Osborne, P.E. and Leitao, P.
Issues associated with the use of remote sensing data in predictive models of species distributions.
At 1st European Congress of Conservation Biology.
22 - 26 Aug 2006.
Full text not available from this repository.
Models predicting the distributions of wildlife have become a
popular tool in conservation biology and ecology. Their uses are
many and varied, including insights into competition theory,
predicting the impacts of climate change, and identifying the best
locations for protected sites. Predictive modelling requires well distributed data sets and it is no surprise that researchers are
increasing turning to remote sensing as a source of predictor
variables. Remotely sensed data are well-suited to this
application, the full grid of numerical reflectance values or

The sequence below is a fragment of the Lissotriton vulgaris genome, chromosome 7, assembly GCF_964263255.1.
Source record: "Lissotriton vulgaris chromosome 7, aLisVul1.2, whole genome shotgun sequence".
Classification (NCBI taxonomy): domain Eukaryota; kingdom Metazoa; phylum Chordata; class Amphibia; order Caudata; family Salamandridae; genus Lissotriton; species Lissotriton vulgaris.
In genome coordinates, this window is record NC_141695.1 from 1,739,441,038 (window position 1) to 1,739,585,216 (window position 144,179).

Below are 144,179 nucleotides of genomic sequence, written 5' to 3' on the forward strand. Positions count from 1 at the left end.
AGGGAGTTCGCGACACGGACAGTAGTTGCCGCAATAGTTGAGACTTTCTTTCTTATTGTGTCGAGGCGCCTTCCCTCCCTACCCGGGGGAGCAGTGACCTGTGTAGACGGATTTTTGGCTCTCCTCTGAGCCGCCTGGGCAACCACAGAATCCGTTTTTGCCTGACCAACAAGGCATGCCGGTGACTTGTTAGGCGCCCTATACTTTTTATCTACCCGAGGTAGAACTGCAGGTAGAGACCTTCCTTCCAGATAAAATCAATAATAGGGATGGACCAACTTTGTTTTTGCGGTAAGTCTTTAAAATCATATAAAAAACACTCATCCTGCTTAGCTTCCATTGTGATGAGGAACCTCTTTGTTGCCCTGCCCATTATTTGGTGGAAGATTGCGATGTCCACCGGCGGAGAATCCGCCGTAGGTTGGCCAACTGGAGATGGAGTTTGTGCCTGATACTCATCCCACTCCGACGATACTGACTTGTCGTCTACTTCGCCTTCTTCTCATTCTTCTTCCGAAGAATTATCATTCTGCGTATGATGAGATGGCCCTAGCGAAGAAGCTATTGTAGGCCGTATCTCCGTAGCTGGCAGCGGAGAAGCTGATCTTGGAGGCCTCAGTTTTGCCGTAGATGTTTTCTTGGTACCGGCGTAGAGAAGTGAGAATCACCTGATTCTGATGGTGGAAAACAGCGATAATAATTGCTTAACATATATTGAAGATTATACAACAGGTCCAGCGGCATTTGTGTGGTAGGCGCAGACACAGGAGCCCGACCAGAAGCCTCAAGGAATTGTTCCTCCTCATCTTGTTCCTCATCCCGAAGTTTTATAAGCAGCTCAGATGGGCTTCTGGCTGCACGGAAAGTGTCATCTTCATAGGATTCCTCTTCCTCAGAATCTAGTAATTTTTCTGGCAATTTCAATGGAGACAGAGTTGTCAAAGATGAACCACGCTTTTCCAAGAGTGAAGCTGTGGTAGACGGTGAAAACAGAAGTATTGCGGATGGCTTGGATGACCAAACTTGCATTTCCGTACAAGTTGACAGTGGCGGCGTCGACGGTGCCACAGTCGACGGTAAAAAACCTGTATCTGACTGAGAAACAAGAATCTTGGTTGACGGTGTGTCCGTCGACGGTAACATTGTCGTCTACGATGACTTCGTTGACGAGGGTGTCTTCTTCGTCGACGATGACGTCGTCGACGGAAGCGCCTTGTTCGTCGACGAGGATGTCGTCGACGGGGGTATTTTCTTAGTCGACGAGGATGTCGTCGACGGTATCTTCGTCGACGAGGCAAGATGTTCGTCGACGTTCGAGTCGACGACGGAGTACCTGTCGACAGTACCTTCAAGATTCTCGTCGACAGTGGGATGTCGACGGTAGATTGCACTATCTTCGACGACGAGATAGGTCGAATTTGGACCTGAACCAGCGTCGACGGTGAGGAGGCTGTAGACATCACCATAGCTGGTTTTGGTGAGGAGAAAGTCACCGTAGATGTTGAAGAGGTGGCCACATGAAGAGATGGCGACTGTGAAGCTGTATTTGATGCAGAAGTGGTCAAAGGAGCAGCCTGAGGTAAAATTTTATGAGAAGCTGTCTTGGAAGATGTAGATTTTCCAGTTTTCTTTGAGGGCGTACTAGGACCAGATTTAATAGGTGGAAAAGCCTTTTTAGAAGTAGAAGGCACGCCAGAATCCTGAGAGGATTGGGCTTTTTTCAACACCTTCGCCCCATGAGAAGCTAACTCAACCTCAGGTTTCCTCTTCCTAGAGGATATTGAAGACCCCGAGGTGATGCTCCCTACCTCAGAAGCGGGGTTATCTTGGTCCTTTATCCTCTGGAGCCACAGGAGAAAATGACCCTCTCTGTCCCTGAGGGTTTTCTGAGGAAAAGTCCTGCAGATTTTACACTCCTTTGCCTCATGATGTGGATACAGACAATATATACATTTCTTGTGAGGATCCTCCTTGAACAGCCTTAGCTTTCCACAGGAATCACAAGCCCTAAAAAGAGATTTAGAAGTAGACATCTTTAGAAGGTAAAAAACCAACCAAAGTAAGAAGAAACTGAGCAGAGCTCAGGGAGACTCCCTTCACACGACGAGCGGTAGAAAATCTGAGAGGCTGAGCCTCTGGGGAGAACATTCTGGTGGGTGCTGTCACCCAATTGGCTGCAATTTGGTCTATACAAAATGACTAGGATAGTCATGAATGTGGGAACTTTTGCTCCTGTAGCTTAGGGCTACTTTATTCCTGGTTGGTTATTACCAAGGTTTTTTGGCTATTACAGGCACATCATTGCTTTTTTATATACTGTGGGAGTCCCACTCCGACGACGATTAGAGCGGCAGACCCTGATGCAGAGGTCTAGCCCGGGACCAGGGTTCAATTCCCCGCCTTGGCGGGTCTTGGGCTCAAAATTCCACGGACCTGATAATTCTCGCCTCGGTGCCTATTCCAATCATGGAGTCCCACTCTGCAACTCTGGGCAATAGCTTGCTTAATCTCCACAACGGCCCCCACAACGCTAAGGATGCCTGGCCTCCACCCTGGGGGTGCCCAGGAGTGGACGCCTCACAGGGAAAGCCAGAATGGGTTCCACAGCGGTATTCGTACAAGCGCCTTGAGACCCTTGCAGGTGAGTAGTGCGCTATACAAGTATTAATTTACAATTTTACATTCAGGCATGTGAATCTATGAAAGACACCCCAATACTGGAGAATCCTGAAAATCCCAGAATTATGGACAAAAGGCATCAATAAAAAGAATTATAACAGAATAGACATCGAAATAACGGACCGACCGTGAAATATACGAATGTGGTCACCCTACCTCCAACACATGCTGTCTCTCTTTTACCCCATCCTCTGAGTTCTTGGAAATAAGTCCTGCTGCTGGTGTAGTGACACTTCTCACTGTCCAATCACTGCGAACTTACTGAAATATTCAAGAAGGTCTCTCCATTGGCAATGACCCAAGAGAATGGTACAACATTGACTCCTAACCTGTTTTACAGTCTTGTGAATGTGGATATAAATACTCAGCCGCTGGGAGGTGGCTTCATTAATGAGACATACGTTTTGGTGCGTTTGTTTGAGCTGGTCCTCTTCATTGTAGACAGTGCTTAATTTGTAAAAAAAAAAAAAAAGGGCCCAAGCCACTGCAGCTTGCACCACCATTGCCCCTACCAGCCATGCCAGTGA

derived indices providing an apparently ideal input to statistical
models. The enthusiastic uptake of remotely sensed data in
distribution models is not without problems, however, and little
attention has been paid to the problems associated with using
such data. In this paper, we briefly review the many remote
sensing products that are available to distribution modellers and
provide examples of their use. We then examine in more detail
the assumptions made in using satellite and airborne imagery
and the impact the choice of spatial resolution has on the
collection of associated field data and the analyses that may be
performed. A point of major concern is the mis-registration of
data from different sources and we explore the interactions
between co-registration, spatial scale and model performance.
Conference or Workshop Item
|Venue - Dates:
||1st European Congress of Conservation Biology, 2006-08-22 - 2006-08-26
||25 Jul 2008
||16 Apr 2017 17:50
|Further Information:||Google Scholar|
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